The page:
Through the Successful Aging Shared Medical Appointment program, “Our patients receive personalized evaluations, learn from one another, and work with us to develop preventive and proactive approaches to aging,” said SMA Nurse Care Manager Kelly Reilly, RN.
“This award provides us an exciting opportunity to further refine our program and define its future,” said Peter H. Cheng, M.D., chief of PAMF’s Palo Alto Center Geriatric Medicine Program and founder of the program. “Patients passionate about successful aging will partner with us to develop outcome goals that are meaningful to them, their families, their physicians, as well as the health care system.
Two Palo Alto Medical Foundation (PAMF) doctors recently received awards for their innovative work caring for aging patients in the community.
California Health Care Foundation Award
His groundbreaking project, “SNF 2.0: Modernizing Skilled Nursing Facility Care for the 21st Century,” strives to create a sustainable model of excellence in caring for patients discharged from hospitals to skilled nursing facilities (SNF).
“We are increasingly seeing people in nursing homes that 20 years ago would have been cared for in a hospital setting,” said Dr. Lam. “Systemic barriers have made it challenging for many nursing homes to care for patients who are leaving the hospital sooner and sicker. We want to be part of the solution.”
Community invited to free event celebrating older adults
The Palo Alto Medical Foundation (PAMF) and Avenidas invite the community to a celebration to honor seniors. They will bring together resources and organizations to help seniors “age in place.” The free event will be held at PAMF’s Mountain View Center on August 10, 2013, from 9:30 a.m. to 1:30 p.m. This is the second year of the annual event, which builds upon the momentum of the first Successful Aging Celebration hosted by PAMF and Avenidas in Palo Alto in 2012, attended by more than 400 people.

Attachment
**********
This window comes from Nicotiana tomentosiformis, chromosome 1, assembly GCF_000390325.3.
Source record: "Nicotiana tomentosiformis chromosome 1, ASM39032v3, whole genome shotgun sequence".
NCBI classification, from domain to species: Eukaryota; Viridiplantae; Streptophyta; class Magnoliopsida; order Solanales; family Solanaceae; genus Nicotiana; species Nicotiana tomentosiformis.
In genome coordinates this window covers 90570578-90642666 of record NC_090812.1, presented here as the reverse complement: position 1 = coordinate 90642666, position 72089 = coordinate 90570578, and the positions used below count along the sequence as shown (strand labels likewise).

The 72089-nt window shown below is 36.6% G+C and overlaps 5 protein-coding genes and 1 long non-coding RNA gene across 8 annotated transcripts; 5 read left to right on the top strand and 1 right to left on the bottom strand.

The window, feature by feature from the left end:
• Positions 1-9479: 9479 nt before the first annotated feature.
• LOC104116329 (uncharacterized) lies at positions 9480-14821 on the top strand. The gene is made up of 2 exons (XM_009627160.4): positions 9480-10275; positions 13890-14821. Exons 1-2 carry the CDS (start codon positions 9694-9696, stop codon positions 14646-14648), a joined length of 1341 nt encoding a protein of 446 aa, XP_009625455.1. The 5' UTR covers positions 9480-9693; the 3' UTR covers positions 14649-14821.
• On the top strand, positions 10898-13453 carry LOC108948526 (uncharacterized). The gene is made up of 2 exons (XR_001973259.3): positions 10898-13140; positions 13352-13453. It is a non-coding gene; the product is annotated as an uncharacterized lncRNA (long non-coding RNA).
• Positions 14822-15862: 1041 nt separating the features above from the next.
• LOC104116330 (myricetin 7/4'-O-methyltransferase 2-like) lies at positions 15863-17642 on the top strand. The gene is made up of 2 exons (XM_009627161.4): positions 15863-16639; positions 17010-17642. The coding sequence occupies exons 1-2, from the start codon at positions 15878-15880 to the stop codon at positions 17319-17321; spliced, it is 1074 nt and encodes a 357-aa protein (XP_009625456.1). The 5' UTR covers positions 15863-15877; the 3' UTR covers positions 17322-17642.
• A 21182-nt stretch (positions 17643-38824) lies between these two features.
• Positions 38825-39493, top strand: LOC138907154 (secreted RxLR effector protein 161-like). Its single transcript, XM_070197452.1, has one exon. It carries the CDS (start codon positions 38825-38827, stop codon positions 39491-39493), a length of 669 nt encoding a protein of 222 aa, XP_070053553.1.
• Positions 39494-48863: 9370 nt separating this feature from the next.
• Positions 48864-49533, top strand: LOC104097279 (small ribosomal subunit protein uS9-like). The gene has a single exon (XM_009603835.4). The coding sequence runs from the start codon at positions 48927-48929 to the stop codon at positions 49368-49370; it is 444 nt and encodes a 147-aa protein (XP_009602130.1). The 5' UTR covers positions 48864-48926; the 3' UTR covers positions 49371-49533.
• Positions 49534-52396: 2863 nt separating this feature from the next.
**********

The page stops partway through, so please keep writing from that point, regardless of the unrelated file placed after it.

The City of Mountain View has proclaimed August 4 through August 10 as “Successful Aging Week” in honor of this community event.
Reduced Hospitalizations and Health Care Costs a Key Goal
Sutter Health’s innovative Advanced Illness Management (AIM)® program is now available to San Mateo County patients with late-stage chronic illness, marking a major expansion of these services in Northern California. The expansion extends access to eligible patients of Palo Alto Medical Foundation in San Mateo County, as well as, Mills-Peninsula Health Services, Mills-Peninsula Medical Group and Sutter Care at Home.
“AIM uses a nurse-led interdisciplinary team to bridge the gaps between the hospital, the community physician’s office, and home for our sickest patients,” said Brad Stuart, M.D., Senior Medical Director for Sutter Care at Home, an affiliate of Sutter Health. “Quality, affordable care for all of our patients is a priority and the expansion of AIM systemwide complements our mission and values. AIM supports giving the right care, at the right time, at the right level of care for the patient’s goals.”
The AIM program provides nurse-led care management, palliative care, and advance care planning for patients with late-stage chronic illness. With a pilot in Sutter Health’s Sacramento Sierra Region showing positive outcomes, the Center for Medicare & Medicaid Innovation (CMMI) awarded Sutter Health a three-year, $13-million Health Care Innovation Award to support the expansion of AIM throughout Northern California.
The Sacramento Sierra Region pilot showed reduced hospitalizations and improved care transitions, contributing to an improved quality of life for patients enrolled in AIM.
Together, the Palo Alto Medical Foundation and Mills-Peninsula Health Services comprise Sutter Health’s Peninsula Coastal Region.
Margie O’Clair, 650.934.6970; OclairM@sutterhealth.org